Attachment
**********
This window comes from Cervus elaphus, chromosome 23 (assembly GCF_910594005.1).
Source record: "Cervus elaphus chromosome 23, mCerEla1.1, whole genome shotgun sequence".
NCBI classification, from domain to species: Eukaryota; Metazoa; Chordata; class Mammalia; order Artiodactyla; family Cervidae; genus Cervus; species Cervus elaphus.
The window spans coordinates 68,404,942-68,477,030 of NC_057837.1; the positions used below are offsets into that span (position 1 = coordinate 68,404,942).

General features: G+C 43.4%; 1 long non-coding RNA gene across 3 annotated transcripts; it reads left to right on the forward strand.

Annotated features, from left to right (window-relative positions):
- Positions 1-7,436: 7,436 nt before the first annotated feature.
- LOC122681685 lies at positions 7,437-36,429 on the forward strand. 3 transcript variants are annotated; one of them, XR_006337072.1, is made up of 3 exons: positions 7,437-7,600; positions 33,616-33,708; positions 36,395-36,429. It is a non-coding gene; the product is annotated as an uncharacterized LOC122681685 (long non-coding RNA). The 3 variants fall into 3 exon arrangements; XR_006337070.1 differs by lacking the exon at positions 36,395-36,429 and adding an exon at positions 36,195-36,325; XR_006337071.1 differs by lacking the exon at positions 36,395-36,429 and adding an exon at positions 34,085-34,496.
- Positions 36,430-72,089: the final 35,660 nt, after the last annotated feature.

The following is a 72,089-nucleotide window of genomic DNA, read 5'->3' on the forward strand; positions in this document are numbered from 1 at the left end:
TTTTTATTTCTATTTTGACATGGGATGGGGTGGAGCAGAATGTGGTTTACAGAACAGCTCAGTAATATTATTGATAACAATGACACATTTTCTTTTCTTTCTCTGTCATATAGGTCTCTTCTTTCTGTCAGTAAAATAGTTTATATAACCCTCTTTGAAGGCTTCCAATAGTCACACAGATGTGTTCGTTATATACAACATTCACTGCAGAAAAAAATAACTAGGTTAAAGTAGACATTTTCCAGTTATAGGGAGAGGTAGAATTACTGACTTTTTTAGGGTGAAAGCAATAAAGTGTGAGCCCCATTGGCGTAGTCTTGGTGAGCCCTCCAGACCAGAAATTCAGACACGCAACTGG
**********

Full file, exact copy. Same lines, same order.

This window comes from Cervus elaphus, chromosome 23 (assembly GCF_910594005.1).
Source record: "Cervus elaphus chromosome 23, mCerEla1.1, whole genome shotgun sequence".
NCBI classification, from domain to species: Eukaryota; Metazoa; Chordata; class Mammalia; order Artiodactyla; family Cervidae; genus Cervus; species Cervus elaphus.
The window spans coordinates 68,404,942-68,477,030 of NC_057837.1; the positions used below are offsets into that span (position 1 = coordinate 68,404,942).

General features: G+C 43.4%; 1 long non-coding RNA gene across 3 annotated transcripts; it reads left to right on the forward strand.

Annotated features, from left to right (window-relative positions):
- Positions 1-7,436: 7,436 nt before the first annotated feature.
- LOC122681685 lies at positions 7,437-36,429 on the forward strand. 3 transcript variants are annotated; one of them, XR_006337072.1, is made up of 3 exons: positions 7,437-7,600; positions 33,616-33,708; positions 36,395-36,429. It is a non-coding gene; the product is annotated as an uncharacterized LOC122681685 (long non-coding RNA). The 3 variants fall into 3 exon arrangements; XR_006337070.1 differs by lacking the exon at positions 36,395-36,429 and adding an exon at positions 36,195-36,325; XR_006337071.1 differs by lacking the exon at positions 36,395-36,429 and adding an exon at positions 34,085-34,496.
- Positions 36,430-72,089: the final 35,660 nt, after the last annotated feature.

The following is a 72,089-nucleotide window of genomic DNA, read 5'->3' on the forward strand; positions in this document are numbered from 1 at the left end:
TTTTTATTTCTATTTTGACATGGGATGGGGTGGAGCAGAATGTGGTTTACAGAACAGCTCAGTAATATTATTGATAACAATGACACATTTTCTTTTCTTTCTCTGTCATATAGGTCTCTTCTTTCTGTCAGTAAAATAGTTTATATAACCCTCTTTGAAGGCTTCCAATAGTCACACAGATGTGTTCGTTATATACAACATTCACTGCAGAAAAAAATAACTAGGTTAAAGTAGACATTTTCCAGTTATAGGGAGAGGTAGAATTACTGACTTTTTTAGGGTGAAAGCAATAAAGTGTGAGCCCCATTGGCGTAGTCTTGGTGAGCCCTCCAGACCAGAAATTCAGACACGCAACTGG